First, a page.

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I want to use AS3 to check a (32-bit ARGB) PNG image to see if it contains any (semi) transparent pixel (returning true or false). What is the fastest way to do this?

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How do you have access to this image? Are you loading it by a Loader? –  inhan Nov 26 '12 at 16:39
    
The image file is on my HDD and I can access it locally via Loader. –  Hoang Huynh Nov 26 '12 at 16:50
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2 Answers

up vote 4 down vote accepted

A long time ago I was looking for the same thing and I tried using loops to check for each pixel. But that took a lot of time and consumed incredible amount of CPU. Luckily we have the BitmapData.compare() method, which outputs a Bitmapdata if there are any diferences in compared BitmapData objects.

Also there's the BitmapData.transparent property, which actually directly gives you the answer as a Boolean. But I have never used it directly on a loaded image myself.

import flash.display.Loader;
import flash.net.URLRequest;
import flash.events.Event;
import flash.display.Bitmap;
import flash.display.BitmapData;
import flash.geom.Point;

var ldr:Loader = new Loader();
var req:URLRequest = new URLRequest('someImage.png');
ldr.contentLoaderInfo.addEventListener(Event.COMPLETE,imgLoaded);
ldr.load(req);

function imgLoaded(e:Event):void {
    var l:Loader = e.target.loader,
    bmp:Bitmap = l.content as Bitmap,
    file:String = l.contentLoaderInfo.url.match(/[^\/\\]+$/)[0];
    trace(bmp.bitmapData.transparent);
    // I think this default property should do it but
    // in case it does not, here's another approach:
    var trans:Boolean = isTransparent(bmp.bitmapData);
    trace(file,'is'+(trans ? '' : ' not'),'transparent');
}

function isTransparent(bmpD:BitmapData):Boolean {
    var dummy:BitmapData = new BitmapData(bmpD.width,bmpD.height,false,0xFF6600);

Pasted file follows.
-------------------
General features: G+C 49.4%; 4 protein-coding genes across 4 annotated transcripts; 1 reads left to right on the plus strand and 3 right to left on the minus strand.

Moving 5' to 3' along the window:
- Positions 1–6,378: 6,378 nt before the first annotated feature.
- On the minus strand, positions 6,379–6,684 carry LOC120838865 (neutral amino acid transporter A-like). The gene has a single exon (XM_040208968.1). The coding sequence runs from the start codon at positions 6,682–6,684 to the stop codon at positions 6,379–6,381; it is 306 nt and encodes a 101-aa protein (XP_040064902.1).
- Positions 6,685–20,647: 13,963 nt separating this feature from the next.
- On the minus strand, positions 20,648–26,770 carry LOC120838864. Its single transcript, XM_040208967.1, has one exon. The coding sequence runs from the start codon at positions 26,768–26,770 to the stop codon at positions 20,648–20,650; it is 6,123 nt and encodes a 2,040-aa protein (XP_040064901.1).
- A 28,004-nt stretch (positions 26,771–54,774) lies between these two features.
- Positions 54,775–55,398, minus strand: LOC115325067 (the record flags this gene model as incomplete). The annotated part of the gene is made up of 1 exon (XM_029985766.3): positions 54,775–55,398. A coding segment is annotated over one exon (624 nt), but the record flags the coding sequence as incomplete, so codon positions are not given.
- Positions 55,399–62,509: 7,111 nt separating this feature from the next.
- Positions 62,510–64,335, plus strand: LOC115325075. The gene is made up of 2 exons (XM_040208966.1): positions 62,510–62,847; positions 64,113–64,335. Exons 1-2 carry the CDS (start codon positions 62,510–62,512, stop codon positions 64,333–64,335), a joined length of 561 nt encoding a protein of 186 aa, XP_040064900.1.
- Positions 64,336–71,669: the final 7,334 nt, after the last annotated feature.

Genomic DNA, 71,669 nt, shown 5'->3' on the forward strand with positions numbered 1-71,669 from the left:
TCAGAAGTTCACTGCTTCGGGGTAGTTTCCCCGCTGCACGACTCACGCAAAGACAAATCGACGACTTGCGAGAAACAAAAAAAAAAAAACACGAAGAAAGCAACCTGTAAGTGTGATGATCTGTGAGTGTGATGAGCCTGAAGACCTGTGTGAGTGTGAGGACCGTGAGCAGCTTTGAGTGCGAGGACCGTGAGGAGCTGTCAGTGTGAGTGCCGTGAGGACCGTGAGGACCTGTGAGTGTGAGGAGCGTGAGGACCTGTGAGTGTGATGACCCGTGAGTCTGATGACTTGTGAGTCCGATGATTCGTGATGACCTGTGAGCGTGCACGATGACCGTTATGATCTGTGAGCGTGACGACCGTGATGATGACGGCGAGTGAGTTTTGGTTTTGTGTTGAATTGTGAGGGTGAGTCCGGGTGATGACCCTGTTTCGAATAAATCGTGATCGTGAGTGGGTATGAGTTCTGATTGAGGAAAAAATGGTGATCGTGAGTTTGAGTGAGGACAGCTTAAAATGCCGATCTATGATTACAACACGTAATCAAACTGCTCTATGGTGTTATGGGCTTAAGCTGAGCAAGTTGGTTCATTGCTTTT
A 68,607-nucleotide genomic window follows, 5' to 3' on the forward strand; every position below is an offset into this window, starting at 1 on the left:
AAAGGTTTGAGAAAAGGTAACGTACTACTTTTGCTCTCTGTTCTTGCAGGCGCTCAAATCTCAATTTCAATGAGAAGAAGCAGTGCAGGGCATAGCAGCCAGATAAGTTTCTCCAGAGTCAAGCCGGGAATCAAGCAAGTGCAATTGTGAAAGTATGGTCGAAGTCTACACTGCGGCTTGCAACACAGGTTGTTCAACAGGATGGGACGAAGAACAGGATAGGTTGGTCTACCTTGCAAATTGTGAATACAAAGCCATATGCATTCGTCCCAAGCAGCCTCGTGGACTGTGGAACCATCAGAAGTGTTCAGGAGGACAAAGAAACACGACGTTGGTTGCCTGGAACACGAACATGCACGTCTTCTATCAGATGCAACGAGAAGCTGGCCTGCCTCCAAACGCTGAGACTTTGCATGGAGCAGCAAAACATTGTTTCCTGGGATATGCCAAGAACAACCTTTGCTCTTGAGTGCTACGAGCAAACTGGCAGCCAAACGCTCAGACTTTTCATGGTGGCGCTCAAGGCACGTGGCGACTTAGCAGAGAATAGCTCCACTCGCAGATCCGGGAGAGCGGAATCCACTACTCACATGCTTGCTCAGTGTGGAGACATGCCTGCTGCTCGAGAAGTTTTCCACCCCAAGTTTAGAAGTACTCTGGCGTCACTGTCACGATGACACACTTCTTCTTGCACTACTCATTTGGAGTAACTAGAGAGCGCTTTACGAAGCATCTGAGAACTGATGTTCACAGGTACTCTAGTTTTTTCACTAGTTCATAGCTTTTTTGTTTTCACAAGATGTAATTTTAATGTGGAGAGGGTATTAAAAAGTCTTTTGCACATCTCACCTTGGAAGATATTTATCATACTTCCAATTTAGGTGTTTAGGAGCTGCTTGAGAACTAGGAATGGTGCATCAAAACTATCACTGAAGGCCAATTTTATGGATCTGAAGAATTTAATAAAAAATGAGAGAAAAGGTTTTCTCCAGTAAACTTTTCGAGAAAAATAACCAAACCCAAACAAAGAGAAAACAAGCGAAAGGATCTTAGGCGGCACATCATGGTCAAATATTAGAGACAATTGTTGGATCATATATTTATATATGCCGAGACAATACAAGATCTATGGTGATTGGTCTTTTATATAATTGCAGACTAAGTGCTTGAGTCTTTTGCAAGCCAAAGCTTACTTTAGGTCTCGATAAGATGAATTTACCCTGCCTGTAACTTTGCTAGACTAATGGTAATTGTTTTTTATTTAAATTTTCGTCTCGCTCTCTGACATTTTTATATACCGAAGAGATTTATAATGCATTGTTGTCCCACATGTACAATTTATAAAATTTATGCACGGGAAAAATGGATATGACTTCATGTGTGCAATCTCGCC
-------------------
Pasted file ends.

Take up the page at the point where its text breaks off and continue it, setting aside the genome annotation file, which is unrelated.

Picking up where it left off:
// create a BitmapData with the size of the source BitmapData
    // painted in a color (I picked orange)
    dummy.copyPixels(bmpD,dummy.rect,new Point());
    // copy pixels of the original image onto this orange BitmapData
    var diffBmpD:BitmapData = bmpD.compare(dummy) as BitmapData;
    // this will return null if both BitmapData objects are identical
    // or a BitmapData otherwise
    return diffBmpD != null;
}
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Thank you for the answer. Both of your methods work great on my test! –  Hoang Huynh Nov 26 '12 at 18:03
    
This is... elegant. I like it. How is the speed compared to the pixel-by-pixel approach I posted? –  Josh Janusch Nov 26 '12 at 18:18
    
@inhan BitmapData.transparent is the fastest solution so far but sometimes it fails to detect opaque images saved from Photoshop, like this one –  Hoang Huynh Nov 26 '12 at 19:12
2  
@Apocalyptic0n3 I did several tests with some large PNG images (2-8MB in size) and both of @inhan's methods works real fast. Relatively, pixel-to-pixel method works much slower but surprisingly good to my expectation. FYI, on one test, BitmapData.transparent works in 14ms, BitmapData.compare() works in 30ms and pixel-to-pixel method works in 590ms. (My CPU is an Intel Core i7-2600K @3.4Ghz.) –  Hoang Huynh Nov 26 '12 at 19:21